Watching these presidential and vice presidential debates has been very entertaining. Democracy at work? Maybe. Something about it feels, I don't know ... American? I know it's two guys spouting scripted answers to questions they've already answered to conference rooms full of men who help them craft answers that will help them appear to every possible demographic. I get it. I mean I don't, but I do.
But beyond my cynicism, which is sort of required by my employer, I still love watching the debates.
Which is why I was sorta bummed when, on the night of the second prez debate, I was sitting in bleachers of the pool at Minnesota State University. My daughter swims for West. And I never, EVER, miss one of my kids' events unless I absolutely have to.
Wanting to keep up on the debate, I kept my phone on. With my Twitter app launched, I prepared for what I was sure would be an onslaught of tweets.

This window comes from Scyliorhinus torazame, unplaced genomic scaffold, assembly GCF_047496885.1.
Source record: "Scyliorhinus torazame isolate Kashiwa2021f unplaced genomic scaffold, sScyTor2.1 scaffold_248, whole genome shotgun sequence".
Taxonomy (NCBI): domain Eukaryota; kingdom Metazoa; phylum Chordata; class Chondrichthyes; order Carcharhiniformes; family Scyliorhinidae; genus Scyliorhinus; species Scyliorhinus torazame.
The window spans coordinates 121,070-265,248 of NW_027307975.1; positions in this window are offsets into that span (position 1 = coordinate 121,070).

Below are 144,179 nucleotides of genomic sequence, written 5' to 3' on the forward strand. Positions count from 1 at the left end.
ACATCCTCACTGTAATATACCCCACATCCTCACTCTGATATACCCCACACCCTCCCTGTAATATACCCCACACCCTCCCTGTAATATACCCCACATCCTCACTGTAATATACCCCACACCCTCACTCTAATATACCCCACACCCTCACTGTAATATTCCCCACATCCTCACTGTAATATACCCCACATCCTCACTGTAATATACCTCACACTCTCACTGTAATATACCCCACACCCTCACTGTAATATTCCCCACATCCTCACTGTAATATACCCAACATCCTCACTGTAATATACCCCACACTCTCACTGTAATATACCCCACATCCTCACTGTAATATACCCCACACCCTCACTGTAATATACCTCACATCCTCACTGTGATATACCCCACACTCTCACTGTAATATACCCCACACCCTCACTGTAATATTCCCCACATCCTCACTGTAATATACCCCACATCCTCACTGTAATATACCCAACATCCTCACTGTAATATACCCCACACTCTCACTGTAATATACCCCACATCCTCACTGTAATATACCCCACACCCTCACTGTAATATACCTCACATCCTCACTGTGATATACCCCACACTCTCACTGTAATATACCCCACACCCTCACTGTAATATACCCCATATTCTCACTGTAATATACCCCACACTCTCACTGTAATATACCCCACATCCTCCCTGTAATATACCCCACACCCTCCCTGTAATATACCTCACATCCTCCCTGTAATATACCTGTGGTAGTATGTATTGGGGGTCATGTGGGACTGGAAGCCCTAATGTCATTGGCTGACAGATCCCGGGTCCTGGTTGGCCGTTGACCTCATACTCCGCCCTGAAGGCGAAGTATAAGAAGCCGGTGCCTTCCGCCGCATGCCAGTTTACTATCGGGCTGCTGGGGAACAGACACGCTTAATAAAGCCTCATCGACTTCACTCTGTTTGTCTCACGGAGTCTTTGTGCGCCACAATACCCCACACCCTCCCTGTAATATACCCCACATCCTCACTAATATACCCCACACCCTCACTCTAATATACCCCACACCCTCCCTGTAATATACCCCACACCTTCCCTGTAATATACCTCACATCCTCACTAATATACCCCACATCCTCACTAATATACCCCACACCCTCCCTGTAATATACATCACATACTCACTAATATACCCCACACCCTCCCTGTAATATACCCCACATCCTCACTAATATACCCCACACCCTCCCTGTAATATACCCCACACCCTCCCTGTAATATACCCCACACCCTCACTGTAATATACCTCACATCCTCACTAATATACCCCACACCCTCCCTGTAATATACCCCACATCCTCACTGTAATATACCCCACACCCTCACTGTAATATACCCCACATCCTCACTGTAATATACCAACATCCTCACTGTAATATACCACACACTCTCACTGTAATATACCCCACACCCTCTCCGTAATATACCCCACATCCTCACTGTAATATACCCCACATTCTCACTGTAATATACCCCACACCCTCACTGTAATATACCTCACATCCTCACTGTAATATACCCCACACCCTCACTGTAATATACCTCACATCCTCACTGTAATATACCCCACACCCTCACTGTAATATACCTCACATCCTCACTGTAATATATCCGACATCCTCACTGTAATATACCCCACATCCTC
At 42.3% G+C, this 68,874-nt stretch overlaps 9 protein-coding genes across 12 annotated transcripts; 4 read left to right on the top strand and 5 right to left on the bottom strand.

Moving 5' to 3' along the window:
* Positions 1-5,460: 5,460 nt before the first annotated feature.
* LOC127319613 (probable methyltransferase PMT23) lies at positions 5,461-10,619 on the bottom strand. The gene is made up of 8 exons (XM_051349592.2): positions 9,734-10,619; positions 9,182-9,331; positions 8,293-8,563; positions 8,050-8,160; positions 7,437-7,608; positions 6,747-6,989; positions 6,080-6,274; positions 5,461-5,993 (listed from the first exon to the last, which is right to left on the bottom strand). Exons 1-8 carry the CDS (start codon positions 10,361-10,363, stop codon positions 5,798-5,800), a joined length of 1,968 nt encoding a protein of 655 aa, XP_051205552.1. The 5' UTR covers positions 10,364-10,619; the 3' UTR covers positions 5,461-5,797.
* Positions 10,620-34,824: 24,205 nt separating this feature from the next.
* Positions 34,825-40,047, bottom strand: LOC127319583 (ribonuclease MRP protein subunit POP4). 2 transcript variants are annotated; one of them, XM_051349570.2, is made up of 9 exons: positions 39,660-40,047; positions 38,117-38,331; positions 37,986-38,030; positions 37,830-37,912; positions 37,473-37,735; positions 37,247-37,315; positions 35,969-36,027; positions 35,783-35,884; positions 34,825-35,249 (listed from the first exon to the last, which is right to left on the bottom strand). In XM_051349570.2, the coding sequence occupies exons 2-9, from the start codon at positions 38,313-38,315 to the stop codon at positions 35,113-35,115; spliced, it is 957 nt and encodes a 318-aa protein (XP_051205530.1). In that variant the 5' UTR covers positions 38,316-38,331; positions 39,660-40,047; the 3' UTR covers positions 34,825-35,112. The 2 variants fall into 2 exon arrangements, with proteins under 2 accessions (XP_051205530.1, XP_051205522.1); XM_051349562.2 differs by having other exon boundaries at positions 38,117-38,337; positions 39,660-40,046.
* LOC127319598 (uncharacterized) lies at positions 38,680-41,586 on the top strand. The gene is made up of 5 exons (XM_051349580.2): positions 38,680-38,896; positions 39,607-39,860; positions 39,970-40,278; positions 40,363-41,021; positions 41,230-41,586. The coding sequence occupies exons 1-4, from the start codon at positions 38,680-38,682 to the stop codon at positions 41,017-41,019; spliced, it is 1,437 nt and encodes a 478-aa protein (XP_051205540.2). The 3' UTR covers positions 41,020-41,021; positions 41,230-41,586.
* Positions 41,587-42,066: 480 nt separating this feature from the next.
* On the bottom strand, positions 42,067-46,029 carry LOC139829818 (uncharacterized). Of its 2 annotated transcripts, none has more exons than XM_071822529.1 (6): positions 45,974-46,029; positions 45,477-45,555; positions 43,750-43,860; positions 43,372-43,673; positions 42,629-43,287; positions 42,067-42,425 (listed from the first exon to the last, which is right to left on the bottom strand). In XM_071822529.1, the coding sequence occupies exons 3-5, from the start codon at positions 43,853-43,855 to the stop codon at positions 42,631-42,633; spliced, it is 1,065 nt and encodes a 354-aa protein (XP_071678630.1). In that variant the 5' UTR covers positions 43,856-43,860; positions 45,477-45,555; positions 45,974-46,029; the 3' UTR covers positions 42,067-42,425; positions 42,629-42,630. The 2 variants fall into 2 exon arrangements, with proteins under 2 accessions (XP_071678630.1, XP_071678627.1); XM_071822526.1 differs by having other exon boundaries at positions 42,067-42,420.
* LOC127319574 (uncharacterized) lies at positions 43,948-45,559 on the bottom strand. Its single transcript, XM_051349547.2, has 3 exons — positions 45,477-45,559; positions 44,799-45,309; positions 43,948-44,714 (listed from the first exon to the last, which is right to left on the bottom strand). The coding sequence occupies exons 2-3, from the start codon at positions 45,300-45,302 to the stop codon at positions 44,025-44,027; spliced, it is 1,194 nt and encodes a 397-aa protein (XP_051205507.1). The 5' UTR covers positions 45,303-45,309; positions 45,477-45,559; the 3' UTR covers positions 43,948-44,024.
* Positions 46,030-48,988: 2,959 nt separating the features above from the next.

Of course, they came. Like a downpour in a rainforest the tweets came. Binders of women, Barack lied again, Romney's got a new set of facts.
I was particularly drawn in when dozens of tweets proclaimed the candidates almost came to blows. I counted five tweets that used the work "fisticuffs" ...
All of this made me want to rush home after the swim meet to watch the debate on YouTube. So I did.
I grabbed a Schell's Firebrick, logged in and started watching. I really wanted to see what everyone was talking about. I mean, if these people had it right, there was very nearly a fist fight between two men who wish to be the head of the most powerful nation on earth.
Beer in hand, I watched.
When the moment came where I was pretty sure we were going to see some fireworks, pulled in closer.
What I saw was a couple of men arguing, walking toward one another. But fisticuffs? Hardly.
My point is that you need to be careful using Twitter for your information. It's entertaining, for sure. But it was miles away from accurate.